The global map of malaria has gradually shrunk over the past few decades. From 1955-2023, 41 countries and one territory has eliminated malaria using available tools. In the same period, malaria in another 61 countries disappeared without specific intervention or never existed. In the Asia Pacific region, Sri Lanka, Maldives, Singapore, Brunei, and China have eliminated indigenous malaria. In the Asia Pacific region, of the 48 countries, 20 still have endemic malaria, and aggressive and targeted interventions in these countries can end malaria.
Public health professionals, Ministries of Health of endemic countries, and many global institutions (such as the Global Fund, World Health Organization, Bill and Melinda Gates Foundation, US President’s Malaria Initiative, Roll Back Malaria Partnership to End Malaria, Asia Pacific Leaders Malaria Alliance, African Leaders Malaria Alliance, South Africa Development Community Malaria Elimination Eight Initiative, Global Institute for Disease Elimination, End Malaria Council, Medicine for Malaria Ventures, Innovative Vector Control Consortium and the US Centers for Disease Control and Prevention) have engaged in an unprecedented collaborative manner to eliminate malaria.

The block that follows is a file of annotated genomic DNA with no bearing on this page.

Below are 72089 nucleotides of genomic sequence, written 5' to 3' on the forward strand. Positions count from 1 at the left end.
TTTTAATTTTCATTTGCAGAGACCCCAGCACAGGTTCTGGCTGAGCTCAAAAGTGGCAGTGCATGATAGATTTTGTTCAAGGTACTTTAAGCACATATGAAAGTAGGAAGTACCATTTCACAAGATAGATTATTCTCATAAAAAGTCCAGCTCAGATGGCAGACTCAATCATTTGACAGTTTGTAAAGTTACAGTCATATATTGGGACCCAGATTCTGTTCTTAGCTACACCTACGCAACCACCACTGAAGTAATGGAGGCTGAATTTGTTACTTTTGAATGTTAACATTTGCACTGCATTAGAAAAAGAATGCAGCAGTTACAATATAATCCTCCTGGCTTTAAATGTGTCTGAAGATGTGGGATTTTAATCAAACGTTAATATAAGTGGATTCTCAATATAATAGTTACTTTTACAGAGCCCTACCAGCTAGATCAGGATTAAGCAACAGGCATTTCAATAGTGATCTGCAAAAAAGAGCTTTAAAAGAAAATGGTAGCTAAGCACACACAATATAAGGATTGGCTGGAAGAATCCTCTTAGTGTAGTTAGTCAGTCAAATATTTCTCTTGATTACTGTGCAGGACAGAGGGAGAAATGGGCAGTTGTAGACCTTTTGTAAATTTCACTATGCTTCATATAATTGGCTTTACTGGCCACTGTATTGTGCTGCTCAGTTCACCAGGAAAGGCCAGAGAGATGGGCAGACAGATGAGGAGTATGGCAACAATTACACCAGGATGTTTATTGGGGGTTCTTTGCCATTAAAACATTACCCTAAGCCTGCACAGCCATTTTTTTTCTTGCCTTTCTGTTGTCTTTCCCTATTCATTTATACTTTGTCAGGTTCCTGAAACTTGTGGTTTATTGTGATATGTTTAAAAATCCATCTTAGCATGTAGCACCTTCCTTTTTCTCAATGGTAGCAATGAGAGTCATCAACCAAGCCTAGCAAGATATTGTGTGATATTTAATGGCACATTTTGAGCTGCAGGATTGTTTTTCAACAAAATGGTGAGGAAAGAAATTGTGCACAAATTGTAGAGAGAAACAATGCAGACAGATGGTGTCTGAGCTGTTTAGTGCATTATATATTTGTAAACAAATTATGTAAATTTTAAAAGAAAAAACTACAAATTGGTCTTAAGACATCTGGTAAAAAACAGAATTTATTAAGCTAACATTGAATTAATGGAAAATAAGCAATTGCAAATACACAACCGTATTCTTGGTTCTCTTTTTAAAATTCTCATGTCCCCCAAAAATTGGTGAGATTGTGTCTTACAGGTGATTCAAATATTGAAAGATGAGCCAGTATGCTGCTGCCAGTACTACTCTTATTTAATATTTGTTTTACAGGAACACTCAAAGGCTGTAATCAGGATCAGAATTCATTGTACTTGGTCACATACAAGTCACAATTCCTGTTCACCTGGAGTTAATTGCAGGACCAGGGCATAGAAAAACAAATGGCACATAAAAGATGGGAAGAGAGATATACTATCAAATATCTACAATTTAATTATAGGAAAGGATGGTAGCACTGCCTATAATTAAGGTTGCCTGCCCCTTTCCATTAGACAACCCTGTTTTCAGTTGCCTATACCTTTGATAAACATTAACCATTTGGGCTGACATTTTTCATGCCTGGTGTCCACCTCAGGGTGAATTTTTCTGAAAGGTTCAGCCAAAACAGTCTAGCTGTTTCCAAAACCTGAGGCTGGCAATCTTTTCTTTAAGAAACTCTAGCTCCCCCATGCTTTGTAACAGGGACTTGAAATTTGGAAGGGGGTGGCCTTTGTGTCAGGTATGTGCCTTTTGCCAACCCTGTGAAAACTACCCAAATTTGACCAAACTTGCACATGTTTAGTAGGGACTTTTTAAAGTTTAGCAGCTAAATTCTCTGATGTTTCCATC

Bhutan, Nepal, Republic of Korea, Thailand, Timor-Leste, Vanuatu, Democratic People’s Republic of Korea, and Malaysia have been identified as countries with the potential to eliminate malaria by 2025. Some other countries in this region, including India, are expected to eliminate malaria by 2030. There is, however, a concern that few countries in the region could miss the 2030 elimination target. The presence of P. vivax as the major parasite species poses a challenge due to multi-day treatment but the introduction of tafenoquine now holds a great promise for a single dose treatment.